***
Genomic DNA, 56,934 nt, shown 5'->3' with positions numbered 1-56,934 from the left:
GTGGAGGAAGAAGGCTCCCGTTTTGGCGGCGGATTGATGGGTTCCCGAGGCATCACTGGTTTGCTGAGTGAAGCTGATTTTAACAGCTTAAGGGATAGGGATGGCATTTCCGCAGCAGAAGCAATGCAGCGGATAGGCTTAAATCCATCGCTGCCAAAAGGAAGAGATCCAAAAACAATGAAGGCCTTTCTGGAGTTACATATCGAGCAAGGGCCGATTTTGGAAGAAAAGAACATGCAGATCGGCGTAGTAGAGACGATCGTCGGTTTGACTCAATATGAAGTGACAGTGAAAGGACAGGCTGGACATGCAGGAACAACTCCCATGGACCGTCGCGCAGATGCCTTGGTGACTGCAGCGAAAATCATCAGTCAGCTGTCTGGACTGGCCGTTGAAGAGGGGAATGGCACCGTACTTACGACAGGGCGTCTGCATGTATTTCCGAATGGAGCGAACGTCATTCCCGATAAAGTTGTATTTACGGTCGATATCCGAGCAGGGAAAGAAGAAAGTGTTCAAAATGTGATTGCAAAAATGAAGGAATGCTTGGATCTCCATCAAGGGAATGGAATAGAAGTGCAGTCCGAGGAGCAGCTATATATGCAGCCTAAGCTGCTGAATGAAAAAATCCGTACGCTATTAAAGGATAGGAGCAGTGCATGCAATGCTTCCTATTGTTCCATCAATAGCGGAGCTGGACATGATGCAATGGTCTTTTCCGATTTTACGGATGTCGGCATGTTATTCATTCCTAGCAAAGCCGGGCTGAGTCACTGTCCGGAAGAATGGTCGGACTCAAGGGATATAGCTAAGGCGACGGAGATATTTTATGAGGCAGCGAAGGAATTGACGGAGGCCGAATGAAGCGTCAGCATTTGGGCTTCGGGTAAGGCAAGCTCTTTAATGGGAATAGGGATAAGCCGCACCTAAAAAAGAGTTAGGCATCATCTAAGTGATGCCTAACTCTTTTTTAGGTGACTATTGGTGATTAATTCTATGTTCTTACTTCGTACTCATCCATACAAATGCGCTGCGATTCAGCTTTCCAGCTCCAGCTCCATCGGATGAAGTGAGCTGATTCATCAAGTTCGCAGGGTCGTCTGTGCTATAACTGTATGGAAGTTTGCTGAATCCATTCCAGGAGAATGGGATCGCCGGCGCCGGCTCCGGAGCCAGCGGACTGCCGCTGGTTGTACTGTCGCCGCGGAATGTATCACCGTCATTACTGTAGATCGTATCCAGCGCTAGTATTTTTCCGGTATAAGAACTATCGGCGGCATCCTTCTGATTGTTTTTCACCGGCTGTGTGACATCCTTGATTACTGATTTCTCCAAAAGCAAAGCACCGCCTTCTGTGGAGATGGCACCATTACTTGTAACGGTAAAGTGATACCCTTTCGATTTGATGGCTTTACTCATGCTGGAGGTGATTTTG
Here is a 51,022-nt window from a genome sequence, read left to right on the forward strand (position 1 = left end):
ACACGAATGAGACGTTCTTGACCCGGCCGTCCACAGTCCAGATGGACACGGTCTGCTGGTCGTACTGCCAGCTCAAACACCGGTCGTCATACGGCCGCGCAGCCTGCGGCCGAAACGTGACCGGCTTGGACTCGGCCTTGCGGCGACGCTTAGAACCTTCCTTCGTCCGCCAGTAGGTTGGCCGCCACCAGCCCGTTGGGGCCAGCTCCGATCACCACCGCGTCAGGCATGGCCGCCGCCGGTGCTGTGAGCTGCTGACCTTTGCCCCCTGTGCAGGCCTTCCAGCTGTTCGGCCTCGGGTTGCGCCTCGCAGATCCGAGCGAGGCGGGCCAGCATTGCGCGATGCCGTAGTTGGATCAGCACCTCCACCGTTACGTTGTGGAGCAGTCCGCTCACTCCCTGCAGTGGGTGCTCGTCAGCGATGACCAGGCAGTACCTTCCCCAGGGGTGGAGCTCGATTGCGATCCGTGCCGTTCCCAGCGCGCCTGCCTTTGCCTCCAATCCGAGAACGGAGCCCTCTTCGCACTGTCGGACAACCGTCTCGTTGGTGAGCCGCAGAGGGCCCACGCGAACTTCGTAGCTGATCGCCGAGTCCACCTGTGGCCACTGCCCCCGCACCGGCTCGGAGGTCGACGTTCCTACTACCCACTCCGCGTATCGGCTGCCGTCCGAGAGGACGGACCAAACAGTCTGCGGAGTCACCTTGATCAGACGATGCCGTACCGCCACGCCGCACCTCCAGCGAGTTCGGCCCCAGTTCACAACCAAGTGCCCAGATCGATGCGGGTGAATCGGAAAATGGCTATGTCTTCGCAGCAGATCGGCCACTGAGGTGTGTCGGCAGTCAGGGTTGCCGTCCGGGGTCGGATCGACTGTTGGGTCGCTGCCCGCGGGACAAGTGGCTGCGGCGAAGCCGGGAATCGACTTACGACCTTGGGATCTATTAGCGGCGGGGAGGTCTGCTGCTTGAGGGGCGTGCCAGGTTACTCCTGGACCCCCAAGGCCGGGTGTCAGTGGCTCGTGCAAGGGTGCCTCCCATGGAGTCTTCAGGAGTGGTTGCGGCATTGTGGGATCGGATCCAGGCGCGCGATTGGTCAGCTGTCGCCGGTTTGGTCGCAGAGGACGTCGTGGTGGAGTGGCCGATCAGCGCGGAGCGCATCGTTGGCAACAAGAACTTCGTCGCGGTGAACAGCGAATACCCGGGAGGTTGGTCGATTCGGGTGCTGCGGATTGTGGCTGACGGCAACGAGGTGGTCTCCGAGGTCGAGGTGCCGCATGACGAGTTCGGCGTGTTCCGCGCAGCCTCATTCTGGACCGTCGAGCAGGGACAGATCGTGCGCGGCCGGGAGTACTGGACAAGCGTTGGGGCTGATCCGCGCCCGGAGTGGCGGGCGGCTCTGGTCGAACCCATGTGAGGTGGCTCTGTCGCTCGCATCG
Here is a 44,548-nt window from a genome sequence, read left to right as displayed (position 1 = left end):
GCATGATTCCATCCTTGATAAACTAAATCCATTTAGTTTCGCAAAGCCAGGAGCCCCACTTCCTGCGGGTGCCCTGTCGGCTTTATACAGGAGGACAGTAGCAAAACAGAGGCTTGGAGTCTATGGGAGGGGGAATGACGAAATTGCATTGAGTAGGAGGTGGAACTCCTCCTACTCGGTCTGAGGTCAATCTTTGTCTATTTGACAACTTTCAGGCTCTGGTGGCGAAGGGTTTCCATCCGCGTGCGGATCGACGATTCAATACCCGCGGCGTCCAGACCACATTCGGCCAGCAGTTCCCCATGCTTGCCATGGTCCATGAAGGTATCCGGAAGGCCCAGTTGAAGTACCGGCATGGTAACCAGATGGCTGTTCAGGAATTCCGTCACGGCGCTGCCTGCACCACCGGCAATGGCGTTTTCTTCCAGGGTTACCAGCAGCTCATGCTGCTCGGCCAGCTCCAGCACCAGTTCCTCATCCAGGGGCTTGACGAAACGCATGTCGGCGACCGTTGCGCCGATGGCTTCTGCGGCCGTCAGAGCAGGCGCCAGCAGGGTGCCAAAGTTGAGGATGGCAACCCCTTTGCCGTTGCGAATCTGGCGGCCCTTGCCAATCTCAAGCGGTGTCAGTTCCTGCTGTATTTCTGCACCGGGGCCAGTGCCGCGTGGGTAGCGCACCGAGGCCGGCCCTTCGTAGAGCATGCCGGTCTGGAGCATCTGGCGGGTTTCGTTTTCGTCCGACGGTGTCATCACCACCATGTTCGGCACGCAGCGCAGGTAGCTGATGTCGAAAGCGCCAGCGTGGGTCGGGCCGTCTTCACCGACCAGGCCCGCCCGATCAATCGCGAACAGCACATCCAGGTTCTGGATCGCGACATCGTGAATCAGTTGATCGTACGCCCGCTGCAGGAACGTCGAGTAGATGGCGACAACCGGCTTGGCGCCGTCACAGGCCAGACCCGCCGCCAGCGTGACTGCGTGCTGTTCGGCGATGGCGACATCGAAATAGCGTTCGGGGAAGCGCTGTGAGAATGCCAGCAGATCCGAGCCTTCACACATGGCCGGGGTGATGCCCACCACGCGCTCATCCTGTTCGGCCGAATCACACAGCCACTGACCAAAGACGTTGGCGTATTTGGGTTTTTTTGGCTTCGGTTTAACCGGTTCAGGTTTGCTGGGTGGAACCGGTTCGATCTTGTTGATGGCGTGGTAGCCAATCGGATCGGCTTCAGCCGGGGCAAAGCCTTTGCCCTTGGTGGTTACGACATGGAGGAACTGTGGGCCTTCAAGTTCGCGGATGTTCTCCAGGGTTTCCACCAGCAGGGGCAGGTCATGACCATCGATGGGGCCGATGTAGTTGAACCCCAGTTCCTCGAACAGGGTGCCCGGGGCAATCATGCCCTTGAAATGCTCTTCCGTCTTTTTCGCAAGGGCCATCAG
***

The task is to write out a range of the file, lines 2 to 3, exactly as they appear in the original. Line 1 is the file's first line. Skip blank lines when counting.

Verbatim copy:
GTGGAGGAAGAAGGCTCCCGTTTTGGCGGCGGATTGATGGGTTCCCGAGGCATCACTGGTTTGCTGAGTGAAGCTGATTTTAACAGCTTAAGGGATAGGGATGGCATTTCCGCAGCAGAAGCAATGCAGCGGATAGGCTTAAATCCATCGCTGCCAAAAGGAAGAGATCCAAAAACAATGAAGGCCTTTCTGGAGTTACATATCGAGCAAGGGCCGATTTTGGAAGAAAAGAACATGCAGATCGGCGTAGTAGAGACGATCGTCGGTTTGACTCAATATGAAGTGACAGTGAAAGGACAGGCTGGACATGCAGGAACAACTCCCATGGACCGTCGCGCAGATGCCTTGGTGACTGCAGCGAAAATCATCAGTCAGCTGTCTGGACTGGCCGTTGAAGAGGGGAATGGCACCGTACTTACGACAGGGCGTCTGCATGTATTTCCGAATGGAGCGAACGTCATTCCCGATAAAGTTGTATTTACGGTCGATATCCGAGCAGGGAAAGAAGAAAGTGTTCAAAATGTGATTGCAAAAATGAAGGAATGCTTGGATCTCCATCAAGGGAATGGAATAGAAGTGCAGTCCGAGGAGCAGCTATATATGCAGCCTAAGCTGCTGAATGAAAAAATCCGTACGCTATTAAAGGATAGGAGCAGTGCATGCAATGCTTCCTATTGTTCCATCAATAGCGGAGCTGGACATGATGCAATGGTCTTTTCCGATTTTACGGATGTCGGCATGTTATTCATTCCTAGCAAAGCCGGGCTGAGTCACTGTCCGGAAGAATGGTCGGACTCAAGGGATATAGCTAAGGCGACGGAGATATTTTATGAGGCAGCGAAGGAATTGACGGAGGCCGAATGAAGCGTCAGCATTTGGGCTTCGGGTAAGGCAAGCTCTTTAATGGGAATAGGGATAAGCCGCACCTAAAAAAGAGTTAGGCATCATCTAAGTGATGCCTAACTCTTTTTTAGGTGACTATTGGTGATTAATTCTATGTTCTTACTTCGTACTCATCCATACAAATGCGCTGCGATTCAGCTTTCCAGCTCCAGCTCCATCGGATGAAGTGAGCTGATTCATCAAGTTCGCAGGGTCGTCTGTGCTATAACTGTATGGAAGTTTGCTGAATCCATTCCAGGAGAATGGGATCGCCGGCGCCGGCTCCGGAGCCAGCGGACTGCCGCTGGTTGTACTGTCGCCGCGGAATGTATCACCGTCATTACTGTAGATCGTATCCAGCGCTAGTATTTTTCCGGTATAAGAACTATCGGCGGCATCCTTCTGATTGTTTTTCACCGGCTGTGTGACATCCTTGATTACTGATTTCTCCAAAAGCAAAGCACCGCCTTCTGTGGAGATGGCACCATTACTTGTAACGGTAAAGTGATACCCTTTCGATTTGATGGCTTTACTCATGCTGGAGGTGATTTTG
Here is a 51,022-nt window from a genome sequence, read left to right on the forward strand (position 1 = left end):